UAs and Banks Reportedly Used for Illegal $ 10 Million Virtual Currency Exchange

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A six-person criminal network in New Hampshire allegedly scammed credit unions and banks into opening accounts by claiming they represented religious organizations such as the Crypto Church of NH, the Church of the Invisible Hand and the Satanic Reformed Church.

In reality, the bogus churches were fronts for operating accounts to support an illegal $ 10 million virtual currency exchange business, federal prosecutors alleged in a 20-crime indictment filed in court on Monday. District of Concord, New Hampshire.

Since 2016, the six suspects had been operating a business that allowed customers across the country to exchange more than $ 10 million in fixed currency for virtual currency, charging a fee for their service. One of the suspects, Ian Freeman, 40, of Keene, NH, was reportedly awarded more than $ 5 million to run the alleged financial crimes business, according to the indictment.

“We are certainly anxious to confront the charges,” said Freeman’s attorney, Mark L. Sisti. “It’s a pretty unique indictment [with] a lot of first impression issues that we are eager to address. I can tell you categorically that Ian maintains his innocence and looks forward to a trial.

Using websites as well as virtual currency ATMs in New Hampshire, the accused allegedly operated the virtual currency exchange business in violation of federal anti-money laundering laws and regulations.

According to the indictment, the victim financial institutions included the $ 4.5 billion Service Credit Union in Portsmouth, Cheshire County Federal Credit Union in Keene (a division of GFA Federal Credit Union), the GFA Federal Credit Union in $ 601 million in Gardner, Massachusetts, the $ 13.8 billion First Tech Federal Credit Union in San Jose, Calif., Wells Fargo, TD Bank, JP Morgan Chase, and Bank of America. The co-conspirators allegedly used these credit union and bank accounts to commit 14 incidents of wire fraud via a phone call or email.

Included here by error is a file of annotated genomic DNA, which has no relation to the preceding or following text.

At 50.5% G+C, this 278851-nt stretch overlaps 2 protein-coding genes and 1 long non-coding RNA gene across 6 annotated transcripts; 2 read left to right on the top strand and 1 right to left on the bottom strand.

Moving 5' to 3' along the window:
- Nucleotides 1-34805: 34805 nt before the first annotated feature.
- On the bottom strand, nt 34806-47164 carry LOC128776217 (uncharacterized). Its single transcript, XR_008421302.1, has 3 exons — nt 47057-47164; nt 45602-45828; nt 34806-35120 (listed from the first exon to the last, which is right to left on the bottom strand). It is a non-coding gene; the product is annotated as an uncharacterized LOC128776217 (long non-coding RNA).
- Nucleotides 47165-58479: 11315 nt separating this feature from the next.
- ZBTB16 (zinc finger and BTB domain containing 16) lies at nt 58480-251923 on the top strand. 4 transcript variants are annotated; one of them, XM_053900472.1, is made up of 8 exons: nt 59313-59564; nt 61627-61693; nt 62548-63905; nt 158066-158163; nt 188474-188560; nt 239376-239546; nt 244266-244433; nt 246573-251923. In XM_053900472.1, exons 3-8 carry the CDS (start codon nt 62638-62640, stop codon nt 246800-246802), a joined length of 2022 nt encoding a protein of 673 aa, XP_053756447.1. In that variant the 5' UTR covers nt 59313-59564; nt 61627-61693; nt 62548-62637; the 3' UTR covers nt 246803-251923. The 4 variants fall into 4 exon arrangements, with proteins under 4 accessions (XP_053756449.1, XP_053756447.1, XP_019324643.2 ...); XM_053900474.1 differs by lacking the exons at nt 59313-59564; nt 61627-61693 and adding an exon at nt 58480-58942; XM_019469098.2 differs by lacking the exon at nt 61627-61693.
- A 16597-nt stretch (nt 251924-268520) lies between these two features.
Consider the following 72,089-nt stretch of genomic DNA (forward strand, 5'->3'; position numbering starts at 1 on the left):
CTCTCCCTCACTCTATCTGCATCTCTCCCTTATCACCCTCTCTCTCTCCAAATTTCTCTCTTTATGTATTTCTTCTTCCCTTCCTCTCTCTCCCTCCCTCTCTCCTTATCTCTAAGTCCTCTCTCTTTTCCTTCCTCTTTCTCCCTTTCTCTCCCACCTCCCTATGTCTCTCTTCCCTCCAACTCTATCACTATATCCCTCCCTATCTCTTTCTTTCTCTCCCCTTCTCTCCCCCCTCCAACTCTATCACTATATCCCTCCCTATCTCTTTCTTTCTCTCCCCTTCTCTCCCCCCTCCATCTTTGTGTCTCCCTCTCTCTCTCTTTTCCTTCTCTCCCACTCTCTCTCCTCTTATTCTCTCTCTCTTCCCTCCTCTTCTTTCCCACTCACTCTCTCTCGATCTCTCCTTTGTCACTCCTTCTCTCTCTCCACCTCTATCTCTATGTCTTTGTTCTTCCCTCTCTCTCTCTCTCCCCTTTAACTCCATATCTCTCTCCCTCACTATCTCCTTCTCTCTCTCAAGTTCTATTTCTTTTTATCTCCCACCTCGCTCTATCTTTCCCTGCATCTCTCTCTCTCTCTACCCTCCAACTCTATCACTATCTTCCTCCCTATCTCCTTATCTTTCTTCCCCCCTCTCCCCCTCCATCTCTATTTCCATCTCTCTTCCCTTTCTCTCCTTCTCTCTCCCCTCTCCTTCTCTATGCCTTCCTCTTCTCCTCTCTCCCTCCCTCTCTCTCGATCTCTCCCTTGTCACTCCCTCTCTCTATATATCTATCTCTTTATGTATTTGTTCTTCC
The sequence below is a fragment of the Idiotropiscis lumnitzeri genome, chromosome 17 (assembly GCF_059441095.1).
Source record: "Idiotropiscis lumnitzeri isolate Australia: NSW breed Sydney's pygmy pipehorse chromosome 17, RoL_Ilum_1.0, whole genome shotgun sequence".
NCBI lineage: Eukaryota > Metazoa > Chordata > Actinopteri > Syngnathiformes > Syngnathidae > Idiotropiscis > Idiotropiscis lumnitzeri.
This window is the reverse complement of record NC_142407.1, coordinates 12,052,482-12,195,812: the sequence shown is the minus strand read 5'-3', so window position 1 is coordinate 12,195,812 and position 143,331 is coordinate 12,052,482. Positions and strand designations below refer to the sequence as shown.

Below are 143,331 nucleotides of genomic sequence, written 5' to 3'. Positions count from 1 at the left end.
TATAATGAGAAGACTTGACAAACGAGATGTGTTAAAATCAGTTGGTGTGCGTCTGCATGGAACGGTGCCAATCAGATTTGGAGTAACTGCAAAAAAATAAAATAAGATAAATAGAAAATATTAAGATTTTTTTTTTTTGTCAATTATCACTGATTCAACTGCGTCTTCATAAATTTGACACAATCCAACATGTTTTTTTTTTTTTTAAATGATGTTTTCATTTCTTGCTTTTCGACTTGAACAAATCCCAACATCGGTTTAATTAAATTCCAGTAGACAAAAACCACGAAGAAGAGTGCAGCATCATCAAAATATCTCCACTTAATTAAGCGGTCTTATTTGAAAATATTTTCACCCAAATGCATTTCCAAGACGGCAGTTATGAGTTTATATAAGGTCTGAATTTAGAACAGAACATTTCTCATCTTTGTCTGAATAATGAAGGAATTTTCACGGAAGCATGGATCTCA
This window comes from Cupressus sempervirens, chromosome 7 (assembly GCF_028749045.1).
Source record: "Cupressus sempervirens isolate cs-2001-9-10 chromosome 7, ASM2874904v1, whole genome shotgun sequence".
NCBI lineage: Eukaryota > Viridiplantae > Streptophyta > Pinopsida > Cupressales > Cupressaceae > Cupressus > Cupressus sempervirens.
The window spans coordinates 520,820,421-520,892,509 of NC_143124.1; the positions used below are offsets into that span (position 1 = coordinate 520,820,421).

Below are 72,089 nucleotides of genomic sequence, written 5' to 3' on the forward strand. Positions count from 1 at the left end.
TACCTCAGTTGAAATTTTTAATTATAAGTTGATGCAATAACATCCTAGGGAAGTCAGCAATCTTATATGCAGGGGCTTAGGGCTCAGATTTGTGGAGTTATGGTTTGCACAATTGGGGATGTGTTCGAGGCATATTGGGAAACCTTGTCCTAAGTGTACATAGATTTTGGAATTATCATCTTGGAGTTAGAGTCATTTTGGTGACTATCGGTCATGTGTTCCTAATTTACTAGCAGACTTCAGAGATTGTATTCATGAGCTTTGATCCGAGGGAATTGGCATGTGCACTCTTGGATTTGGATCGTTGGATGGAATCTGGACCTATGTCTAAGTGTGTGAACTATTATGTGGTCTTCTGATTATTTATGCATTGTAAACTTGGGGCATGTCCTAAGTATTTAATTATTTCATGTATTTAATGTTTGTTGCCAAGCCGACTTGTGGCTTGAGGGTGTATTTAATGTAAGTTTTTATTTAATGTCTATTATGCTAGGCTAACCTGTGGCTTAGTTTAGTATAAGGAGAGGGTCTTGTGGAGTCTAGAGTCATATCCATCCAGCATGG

The suspects were arrested Tuesday in a coordinated action by law enforcement.

In addition to Freeman, Colleen Fordham, 60, Alstead, Renee Spinella, 23, Derry, Andrew Spinella, 35, Derry and Nobody (formerly Richard Paul), 52, Keene and Aria DiMezzo, 34 de Keene were charged with Conspiracy to Operate an Unlicensed Money Transfer Business.

Freeman, Fordham, the Spinellas and Nobody were also charged with wire fraud and participation in a conspiracy to commit wire fraud. Freeman has also been charged with money laundering and operating an ongoing financial crimes business. The indictment also accused Freeman and DiMezzo of operating an unlicensed money transfer business.

The six accused conspirators reportedly told the credit unions that the accounts would be used to receive church donations and for outreach. Additionally, federal prosecutors alleged that Freeman and others asked their clients to lie to credit unions and banks about the virtual currency transactions they were performing.

“Specifically, they asked customers to hide from financial institutions the fact that customers were buying virtual currency. and in some cases falsely claiming the payments were donations from the church for the purpose of purchasing rare coins, ”federal prosecutors wrote in the indictment.

Freeman, Fordham, the Spinellas, Nobody and DiMezzo pleaded not guilty on Tuesday in federal court.

A lawyer representing Renee Spinella declined to comment. Lawyers representing four other defendants did not respond to CU Times’ request for comment.

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